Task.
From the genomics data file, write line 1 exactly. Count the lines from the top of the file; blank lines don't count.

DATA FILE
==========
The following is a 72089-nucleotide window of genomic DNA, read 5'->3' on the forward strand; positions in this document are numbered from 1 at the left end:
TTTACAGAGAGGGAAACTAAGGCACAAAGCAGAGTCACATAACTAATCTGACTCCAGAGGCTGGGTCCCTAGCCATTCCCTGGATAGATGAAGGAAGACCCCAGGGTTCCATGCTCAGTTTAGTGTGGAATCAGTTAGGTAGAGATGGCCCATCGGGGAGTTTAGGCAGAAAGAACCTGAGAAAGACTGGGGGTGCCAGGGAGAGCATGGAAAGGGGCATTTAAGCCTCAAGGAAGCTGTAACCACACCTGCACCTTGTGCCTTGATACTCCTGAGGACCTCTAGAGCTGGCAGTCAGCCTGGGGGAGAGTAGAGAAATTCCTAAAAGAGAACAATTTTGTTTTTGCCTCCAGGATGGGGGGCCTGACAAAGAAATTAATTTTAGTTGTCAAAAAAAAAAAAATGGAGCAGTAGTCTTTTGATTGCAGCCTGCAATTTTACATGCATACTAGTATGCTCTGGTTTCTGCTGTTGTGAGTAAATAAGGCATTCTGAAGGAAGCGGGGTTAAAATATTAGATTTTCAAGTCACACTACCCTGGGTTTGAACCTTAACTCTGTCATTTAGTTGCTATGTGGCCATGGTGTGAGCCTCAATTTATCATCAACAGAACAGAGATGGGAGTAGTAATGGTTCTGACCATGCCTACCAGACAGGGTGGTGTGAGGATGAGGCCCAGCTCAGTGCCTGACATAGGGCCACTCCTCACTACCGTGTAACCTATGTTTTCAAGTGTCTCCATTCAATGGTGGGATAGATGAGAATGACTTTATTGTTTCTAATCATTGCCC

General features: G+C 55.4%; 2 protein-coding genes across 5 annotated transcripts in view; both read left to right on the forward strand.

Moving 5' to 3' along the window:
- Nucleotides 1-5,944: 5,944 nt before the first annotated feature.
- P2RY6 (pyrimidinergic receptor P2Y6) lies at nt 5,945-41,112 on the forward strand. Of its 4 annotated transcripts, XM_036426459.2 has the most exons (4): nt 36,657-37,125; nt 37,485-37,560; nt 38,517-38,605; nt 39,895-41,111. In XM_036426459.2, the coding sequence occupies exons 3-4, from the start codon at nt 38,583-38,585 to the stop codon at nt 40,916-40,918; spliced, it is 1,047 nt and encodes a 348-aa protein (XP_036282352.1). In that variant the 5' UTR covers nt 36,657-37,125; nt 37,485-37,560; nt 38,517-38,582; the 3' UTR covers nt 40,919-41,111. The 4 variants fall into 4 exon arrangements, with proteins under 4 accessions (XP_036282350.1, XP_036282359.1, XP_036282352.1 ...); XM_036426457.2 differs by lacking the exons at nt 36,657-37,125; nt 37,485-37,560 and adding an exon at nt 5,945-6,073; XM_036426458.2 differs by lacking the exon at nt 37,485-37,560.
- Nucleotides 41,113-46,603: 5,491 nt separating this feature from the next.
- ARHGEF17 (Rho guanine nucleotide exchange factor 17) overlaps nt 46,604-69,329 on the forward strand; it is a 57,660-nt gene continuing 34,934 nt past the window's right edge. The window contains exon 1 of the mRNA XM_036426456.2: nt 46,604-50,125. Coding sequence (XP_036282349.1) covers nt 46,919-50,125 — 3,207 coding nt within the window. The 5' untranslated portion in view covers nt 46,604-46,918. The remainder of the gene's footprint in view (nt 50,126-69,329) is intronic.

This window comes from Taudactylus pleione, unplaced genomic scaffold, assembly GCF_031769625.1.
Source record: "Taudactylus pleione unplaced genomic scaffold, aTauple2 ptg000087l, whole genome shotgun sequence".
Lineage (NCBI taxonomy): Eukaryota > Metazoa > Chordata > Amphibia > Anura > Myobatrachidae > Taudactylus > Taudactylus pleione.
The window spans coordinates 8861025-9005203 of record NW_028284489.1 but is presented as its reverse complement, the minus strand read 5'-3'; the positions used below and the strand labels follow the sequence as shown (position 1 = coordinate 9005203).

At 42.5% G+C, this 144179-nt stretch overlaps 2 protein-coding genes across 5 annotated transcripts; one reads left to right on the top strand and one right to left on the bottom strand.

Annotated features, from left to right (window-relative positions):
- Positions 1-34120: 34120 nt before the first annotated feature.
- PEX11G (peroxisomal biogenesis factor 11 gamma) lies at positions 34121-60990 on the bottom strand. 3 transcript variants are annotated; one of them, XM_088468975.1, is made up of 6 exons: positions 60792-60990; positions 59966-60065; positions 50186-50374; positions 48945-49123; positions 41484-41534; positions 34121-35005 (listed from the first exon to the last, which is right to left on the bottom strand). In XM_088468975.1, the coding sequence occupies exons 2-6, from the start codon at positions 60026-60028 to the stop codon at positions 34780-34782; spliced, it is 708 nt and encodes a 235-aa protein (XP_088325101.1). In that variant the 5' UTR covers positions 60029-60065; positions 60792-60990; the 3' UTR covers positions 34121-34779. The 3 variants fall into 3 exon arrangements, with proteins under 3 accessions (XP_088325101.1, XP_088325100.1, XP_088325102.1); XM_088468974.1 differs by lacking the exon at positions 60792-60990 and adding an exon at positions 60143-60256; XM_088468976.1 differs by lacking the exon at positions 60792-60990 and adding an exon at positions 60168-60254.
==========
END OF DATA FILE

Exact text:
The following is a 72089-nucleotide window of genomic DNA, read 5'->3' on the forward strand; positions in this document are numbered from 1 at the left end: